Avengers: Infinity War no longer split into two parts
Marvel's 'Avengers: Infinity War' will no longer be in two parts, a schedule change from Disney has revealed
Marvel's 'Avengers: Infinity War' will no longer be in two parts.
A schedule change from Disney has revealed that the first movie, now called 'Avengers: Infinity War' with the 'Part 1' dropped, will go ahead as planned on May 4, 2018, while the second movie, set for release on May 3, 2019, is now being referred to as 'Avengers Untitled'.
Directors Joe and Anthony Russo previously insisted that the two movies were quite different and the 'Part 1' and 'Part 2' titles were misleading.
Joe told Uproxx: "The intention is we will change it, we just haven't come up with the titles yet. But, yes, we will change it.
"The movies are two very different."
Meanwhile, the pair previously admitted they are intimidated by the "unprecedented scale" of 'Avengers: Infinity War'.
When asked what is the most intimidating thing about the movie, Joe said: "It's the scale. They're of an unprecedented scale, it's very difficult. We always look for references because we are film geeks and we grew up on movies and we have a very shared language on film.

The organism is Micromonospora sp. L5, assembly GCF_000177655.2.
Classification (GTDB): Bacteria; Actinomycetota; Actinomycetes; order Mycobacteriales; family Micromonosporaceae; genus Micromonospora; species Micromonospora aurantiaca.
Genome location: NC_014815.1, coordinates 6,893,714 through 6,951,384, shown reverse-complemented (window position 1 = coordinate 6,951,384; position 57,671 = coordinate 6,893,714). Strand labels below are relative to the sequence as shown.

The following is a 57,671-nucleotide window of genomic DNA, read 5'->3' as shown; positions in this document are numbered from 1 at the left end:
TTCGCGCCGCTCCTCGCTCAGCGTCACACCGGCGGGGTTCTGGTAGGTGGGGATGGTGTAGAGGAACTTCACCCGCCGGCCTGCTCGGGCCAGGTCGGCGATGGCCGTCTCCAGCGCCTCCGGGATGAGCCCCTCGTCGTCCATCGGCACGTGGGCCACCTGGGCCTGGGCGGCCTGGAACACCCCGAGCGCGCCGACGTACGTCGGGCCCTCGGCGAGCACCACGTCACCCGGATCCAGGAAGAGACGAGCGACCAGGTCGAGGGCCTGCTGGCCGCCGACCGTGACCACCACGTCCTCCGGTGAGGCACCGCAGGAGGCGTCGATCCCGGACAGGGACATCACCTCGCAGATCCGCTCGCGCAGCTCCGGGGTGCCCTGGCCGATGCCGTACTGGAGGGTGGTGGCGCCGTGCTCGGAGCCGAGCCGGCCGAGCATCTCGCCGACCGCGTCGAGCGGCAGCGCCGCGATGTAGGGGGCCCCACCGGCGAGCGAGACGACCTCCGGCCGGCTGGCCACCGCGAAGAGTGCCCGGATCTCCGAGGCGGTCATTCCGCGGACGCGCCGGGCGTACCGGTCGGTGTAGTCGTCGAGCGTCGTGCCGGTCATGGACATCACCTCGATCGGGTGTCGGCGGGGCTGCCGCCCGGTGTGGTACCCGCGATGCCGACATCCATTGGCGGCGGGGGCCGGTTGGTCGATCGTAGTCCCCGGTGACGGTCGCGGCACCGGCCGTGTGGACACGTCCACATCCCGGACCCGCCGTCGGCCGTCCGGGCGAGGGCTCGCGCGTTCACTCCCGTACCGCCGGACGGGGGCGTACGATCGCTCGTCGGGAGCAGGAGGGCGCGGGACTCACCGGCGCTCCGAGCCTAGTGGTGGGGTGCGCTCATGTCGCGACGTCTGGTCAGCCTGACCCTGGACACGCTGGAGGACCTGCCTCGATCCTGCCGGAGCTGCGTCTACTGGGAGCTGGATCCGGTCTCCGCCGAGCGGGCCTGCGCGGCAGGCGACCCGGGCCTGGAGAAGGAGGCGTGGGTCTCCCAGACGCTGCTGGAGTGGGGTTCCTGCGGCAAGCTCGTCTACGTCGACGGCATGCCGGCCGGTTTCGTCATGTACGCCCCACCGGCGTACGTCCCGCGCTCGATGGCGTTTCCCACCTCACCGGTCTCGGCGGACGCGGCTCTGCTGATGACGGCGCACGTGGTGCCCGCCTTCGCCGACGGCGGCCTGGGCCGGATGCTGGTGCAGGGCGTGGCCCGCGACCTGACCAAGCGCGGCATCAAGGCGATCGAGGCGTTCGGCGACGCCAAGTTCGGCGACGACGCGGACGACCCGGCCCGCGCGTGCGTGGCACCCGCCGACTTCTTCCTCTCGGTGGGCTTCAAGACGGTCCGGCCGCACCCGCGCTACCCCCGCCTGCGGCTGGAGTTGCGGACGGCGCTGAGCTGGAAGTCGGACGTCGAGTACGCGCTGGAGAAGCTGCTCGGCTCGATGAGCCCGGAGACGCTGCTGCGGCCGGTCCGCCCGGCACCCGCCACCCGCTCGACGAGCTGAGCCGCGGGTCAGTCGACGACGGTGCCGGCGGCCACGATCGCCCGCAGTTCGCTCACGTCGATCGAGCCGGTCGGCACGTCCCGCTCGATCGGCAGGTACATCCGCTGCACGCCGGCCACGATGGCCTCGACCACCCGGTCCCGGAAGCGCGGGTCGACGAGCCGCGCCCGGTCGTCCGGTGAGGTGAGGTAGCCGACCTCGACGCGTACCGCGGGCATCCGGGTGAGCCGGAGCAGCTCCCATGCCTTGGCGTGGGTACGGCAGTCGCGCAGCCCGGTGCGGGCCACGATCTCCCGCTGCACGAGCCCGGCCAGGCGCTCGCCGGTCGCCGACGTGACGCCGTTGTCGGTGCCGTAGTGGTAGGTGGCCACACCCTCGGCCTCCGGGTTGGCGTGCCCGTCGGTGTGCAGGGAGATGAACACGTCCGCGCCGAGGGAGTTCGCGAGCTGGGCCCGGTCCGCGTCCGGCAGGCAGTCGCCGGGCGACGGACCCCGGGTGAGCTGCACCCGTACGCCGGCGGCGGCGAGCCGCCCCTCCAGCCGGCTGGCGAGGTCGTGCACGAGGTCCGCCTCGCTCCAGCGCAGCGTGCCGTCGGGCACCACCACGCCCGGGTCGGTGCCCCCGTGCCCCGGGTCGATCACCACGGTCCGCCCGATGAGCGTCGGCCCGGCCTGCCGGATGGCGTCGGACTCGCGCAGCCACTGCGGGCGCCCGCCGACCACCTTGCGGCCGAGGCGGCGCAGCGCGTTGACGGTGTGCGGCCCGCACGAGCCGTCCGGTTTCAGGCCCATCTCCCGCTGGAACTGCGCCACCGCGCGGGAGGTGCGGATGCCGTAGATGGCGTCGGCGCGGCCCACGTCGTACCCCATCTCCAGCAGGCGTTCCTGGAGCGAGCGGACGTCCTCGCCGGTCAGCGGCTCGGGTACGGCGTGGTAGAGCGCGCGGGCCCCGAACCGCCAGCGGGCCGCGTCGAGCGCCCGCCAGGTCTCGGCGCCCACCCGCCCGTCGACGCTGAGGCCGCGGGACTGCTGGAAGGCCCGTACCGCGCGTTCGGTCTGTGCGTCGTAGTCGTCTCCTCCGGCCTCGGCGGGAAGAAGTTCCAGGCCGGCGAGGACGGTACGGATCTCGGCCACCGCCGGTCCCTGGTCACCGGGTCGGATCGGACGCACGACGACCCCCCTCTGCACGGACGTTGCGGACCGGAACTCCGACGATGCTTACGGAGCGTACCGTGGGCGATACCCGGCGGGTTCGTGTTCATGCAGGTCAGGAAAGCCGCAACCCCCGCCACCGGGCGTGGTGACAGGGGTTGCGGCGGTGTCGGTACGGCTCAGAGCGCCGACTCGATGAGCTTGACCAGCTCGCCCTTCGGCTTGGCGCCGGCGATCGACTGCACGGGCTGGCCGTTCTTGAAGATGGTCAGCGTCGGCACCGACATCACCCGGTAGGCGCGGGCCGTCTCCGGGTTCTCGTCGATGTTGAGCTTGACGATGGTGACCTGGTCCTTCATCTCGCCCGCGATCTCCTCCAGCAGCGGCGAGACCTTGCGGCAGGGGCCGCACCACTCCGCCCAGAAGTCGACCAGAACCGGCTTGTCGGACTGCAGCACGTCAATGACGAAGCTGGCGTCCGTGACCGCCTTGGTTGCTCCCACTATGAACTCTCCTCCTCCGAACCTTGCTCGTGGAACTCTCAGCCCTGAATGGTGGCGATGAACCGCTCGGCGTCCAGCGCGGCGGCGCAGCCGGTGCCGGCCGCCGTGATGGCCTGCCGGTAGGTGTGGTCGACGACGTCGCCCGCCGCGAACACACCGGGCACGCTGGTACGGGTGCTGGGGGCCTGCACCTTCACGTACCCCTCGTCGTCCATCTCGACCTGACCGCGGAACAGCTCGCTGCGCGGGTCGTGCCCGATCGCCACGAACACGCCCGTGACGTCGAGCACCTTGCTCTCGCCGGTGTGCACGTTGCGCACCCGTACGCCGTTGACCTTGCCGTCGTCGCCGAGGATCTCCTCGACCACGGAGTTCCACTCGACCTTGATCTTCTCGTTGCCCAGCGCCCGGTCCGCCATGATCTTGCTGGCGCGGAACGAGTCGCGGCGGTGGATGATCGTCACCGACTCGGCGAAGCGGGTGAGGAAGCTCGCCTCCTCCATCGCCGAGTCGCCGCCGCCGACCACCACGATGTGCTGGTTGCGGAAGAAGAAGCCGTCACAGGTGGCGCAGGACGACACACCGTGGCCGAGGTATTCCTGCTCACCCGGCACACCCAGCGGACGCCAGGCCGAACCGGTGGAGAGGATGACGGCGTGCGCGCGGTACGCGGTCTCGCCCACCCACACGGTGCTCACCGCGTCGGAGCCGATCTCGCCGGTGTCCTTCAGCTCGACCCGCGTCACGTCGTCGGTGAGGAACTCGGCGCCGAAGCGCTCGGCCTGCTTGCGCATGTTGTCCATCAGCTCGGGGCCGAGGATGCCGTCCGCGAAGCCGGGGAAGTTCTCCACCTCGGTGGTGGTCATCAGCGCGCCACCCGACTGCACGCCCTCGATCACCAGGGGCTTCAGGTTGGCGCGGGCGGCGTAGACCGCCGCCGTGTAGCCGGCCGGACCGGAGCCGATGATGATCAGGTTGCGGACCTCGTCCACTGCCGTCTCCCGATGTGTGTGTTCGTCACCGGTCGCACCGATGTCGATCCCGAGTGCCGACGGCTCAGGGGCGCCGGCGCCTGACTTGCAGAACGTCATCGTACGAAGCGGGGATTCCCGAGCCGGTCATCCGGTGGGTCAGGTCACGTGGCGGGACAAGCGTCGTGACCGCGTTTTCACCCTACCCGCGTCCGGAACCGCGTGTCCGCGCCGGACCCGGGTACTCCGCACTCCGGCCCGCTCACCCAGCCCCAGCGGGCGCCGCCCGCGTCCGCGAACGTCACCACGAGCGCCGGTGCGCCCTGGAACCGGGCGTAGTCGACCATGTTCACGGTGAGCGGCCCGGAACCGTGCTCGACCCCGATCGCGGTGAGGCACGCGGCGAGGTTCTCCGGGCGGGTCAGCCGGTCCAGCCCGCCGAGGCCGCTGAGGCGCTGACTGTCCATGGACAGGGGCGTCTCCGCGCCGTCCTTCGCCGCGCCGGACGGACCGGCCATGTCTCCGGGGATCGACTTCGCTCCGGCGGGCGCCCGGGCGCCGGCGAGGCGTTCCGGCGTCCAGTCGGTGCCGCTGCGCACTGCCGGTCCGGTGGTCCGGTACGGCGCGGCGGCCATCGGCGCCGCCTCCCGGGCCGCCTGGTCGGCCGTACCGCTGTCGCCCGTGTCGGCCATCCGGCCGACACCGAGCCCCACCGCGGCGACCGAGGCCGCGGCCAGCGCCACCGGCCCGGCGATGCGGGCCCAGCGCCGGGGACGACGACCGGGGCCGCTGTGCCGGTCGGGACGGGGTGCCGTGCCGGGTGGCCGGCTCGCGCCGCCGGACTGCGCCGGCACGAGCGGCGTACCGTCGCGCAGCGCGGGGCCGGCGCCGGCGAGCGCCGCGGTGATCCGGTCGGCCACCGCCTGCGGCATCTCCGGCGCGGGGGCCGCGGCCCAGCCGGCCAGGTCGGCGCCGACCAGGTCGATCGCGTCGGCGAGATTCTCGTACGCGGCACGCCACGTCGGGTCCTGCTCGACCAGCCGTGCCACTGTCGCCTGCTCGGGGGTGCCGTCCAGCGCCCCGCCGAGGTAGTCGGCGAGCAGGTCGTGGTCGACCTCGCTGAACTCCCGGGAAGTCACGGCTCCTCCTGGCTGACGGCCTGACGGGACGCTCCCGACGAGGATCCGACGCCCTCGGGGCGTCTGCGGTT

"We find it's a very easy way to talk to our crew, by referencing films and by saying, 'Look, see what's happening here, this is what we're going for.' So, for those movies, there's not a real template for them, the scale of the cast is unprecedented.
"Really the only thing that we could think of as a reference point is 'Nashville', you know multi-perspective storytelling where you're moving from vignette to vignette and moving the collective story forward. So I think that's probably the most difficult thing to tackle with those movies, is the scale of characters involved."
The Russo brothers - who have also worked together on 'Captain America: The Winter Soldier' and 'Captain America: Civil War' - also keep in contact with those at the helm of other Marvel movies so no one steps on each other's toes.
Anthony added: "There's two sort of formal check-in points that we have. The first is when there's a draft of the script that's basically there, that's ready and that's pretty much the draft they're gonna shoot, that's when other people that are working for Marvel on other projects will usually read that draft and get a very specific image of what's being done in each of these movies.
"And then there's also that point where the edit has gotten to the point where it feels pretty close to what the movie's gonna end up being, of course there will still be more work done and changes made but the essential movie is there, and that's also a check-in point that we use."